Healthy Environment, Strong Communities, Accountable Government

Expand the "Bottle Bill"

Efforts to include non-carbonated beverages in 5¢ can and bottle deposit law

The Neighborhood Network is working with a coalition of environmental groups to expand the existing New York State deposit bottle law to include non-carbonated beverages such as bottled water, iced tea, juices, and sports drinks. Currently State Law covers only carbonated drinks (beer and soda). Bills have been introduced in the State Senate and Assembly, as well as the Suffolk County Legislature, that would put a deposit on non-carbonated beverage containers.

The original "bottle bill" has been an overwhelming environmental success, greatly reducing litter in New York State. When it was adopted in the 1980s, non-carbonated soft drinks were a miniscule portion of the beverage market, now they account for more than 22% of all bottled and canned drinks sold. As a result, these non-redeemable beverage containers are becoming an increasing source of litter in our communities. Including them in the deposit law would reduce litter and increase recycling rates.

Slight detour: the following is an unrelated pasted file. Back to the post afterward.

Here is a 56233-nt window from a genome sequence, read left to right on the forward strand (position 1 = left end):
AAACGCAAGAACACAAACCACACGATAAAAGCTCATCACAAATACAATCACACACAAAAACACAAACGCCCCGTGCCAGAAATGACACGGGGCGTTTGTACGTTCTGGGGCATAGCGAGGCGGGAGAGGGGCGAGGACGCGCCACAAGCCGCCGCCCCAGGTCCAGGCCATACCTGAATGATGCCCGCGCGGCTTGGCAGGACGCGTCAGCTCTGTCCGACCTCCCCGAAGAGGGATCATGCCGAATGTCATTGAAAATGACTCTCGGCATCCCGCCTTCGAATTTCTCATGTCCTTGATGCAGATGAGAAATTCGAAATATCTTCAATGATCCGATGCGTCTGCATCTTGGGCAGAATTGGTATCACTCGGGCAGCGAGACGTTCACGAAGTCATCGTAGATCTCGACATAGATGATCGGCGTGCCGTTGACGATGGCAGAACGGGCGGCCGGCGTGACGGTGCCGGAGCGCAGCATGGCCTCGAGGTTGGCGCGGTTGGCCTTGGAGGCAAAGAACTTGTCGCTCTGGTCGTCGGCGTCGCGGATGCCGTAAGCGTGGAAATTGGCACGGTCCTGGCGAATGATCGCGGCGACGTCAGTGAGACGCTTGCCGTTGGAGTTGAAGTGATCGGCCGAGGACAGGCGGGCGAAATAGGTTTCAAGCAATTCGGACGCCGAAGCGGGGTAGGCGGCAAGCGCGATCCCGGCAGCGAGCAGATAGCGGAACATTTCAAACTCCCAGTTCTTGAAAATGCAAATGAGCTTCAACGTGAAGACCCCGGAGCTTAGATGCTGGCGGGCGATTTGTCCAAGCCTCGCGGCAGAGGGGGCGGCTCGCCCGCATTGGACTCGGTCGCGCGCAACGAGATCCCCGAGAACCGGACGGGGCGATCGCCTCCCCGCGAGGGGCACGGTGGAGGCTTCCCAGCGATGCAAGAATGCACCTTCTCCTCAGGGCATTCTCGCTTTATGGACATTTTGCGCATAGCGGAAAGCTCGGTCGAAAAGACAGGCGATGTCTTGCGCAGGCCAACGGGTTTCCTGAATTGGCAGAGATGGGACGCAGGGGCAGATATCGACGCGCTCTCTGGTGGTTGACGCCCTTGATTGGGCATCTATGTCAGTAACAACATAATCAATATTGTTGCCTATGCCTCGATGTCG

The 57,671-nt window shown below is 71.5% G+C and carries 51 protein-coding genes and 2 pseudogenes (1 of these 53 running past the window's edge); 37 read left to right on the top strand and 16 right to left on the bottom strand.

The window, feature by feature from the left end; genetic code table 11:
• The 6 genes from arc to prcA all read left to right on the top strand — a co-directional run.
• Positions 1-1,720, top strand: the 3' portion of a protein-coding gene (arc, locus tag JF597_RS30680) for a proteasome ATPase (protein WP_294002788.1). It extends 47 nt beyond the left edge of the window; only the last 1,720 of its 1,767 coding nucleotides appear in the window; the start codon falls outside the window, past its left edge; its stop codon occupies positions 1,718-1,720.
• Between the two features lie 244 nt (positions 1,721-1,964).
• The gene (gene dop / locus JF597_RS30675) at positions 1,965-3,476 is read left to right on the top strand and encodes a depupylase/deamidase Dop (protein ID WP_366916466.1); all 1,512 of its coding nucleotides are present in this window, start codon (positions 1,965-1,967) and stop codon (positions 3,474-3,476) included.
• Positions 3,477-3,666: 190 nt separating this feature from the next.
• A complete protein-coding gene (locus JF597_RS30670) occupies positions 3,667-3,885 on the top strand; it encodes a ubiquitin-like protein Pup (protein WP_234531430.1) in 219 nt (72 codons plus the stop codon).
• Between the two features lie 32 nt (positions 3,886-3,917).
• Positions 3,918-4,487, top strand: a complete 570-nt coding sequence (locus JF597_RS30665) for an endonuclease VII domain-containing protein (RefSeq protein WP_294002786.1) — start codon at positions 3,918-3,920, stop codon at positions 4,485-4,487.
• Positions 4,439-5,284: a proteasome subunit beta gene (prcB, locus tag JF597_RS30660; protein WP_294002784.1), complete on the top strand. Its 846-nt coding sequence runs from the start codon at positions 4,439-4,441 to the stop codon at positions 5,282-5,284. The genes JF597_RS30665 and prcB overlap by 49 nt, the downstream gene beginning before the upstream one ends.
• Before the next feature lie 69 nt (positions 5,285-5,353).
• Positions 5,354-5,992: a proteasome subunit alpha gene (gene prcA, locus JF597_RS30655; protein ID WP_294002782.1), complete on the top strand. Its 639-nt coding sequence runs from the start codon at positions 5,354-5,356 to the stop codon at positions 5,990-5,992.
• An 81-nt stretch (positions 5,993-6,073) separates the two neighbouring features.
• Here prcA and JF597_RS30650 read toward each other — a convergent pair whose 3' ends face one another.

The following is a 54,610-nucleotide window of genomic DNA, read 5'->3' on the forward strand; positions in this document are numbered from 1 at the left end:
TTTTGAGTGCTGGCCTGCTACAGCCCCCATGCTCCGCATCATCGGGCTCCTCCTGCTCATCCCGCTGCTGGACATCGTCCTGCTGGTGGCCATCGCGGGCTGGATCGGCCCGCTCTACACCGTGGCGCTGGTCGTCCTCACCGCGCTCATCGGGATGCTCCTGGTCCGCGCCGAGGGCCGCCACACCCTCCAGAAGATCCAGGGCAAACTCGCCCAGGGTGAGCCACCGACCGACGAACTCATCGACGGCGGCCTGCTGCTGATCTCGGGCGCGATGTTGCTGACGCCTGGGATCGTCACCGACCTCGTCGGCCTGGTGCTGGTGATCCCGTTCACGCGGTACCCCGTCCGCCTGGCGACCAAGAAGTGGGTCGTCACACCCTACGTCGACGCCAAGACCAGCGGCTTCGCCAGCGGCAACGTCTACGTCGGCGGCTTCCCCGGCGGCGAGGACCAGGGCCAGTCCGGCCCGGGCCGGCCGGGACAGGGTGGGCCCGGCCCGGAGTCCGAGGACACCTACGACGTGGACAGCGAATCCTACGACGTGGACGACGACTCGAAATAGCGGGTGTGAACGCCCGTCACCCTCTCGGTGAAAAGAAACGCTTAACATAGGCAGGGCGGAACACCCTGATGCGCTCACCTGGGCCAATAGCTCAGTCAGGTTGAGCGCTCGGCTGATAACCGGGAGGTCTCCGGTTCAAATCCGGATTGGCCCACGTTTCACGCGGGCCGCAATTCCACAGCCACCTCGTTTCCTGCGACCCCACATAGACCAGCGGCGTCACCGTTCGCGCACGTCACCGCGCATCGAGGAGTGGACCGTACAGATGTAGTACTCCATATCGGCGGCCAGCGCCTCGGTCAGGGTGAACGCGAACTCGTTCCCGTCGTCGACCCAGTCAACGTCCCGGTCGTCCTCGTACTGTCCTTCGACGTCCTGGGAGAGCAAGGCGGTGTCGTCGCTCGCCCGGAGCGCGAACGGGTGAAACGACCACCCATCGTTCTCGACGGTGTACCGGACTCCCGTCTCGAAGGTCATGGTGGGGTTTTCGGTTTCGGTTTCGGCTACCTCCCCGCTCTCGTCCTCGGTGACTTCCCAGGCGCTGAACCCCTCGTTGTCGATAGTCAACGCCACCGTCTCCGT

• It takes the same amount of energy to make one can from virgin materials as it does to make four cans from recycled cans.
  • Aluminum cans are recycled at rates above 80% in states with deposit laws.
  • The energy saved from recycling a glass bottle will light a 100-watt bulb for four hours.
  • Glass produced from recycled glass instead of raw material reduces related air pollution by 20 percent and water pollution by 50 percent.
  • Recycling 1 ton of plastic saves the equivalent of 1,000-2,000 gallons of gasoline.

The proposed expanded bottle bills would exempt wine, liquor, and milk.

Call, write or email your State Assembly Member and State Senator today. Tell them that you support the bigger, better bottle bill (A.2517d/S.1290 sponsored by Assemblyman Thomas DiNapoli and Senator Kenneth LaValle, respectively.)

Neighborhood Network
7180 Republic Airport, East Farmingdale, NY 11735 Tel: (631) 963-5454
Advocates for Long Island's Environment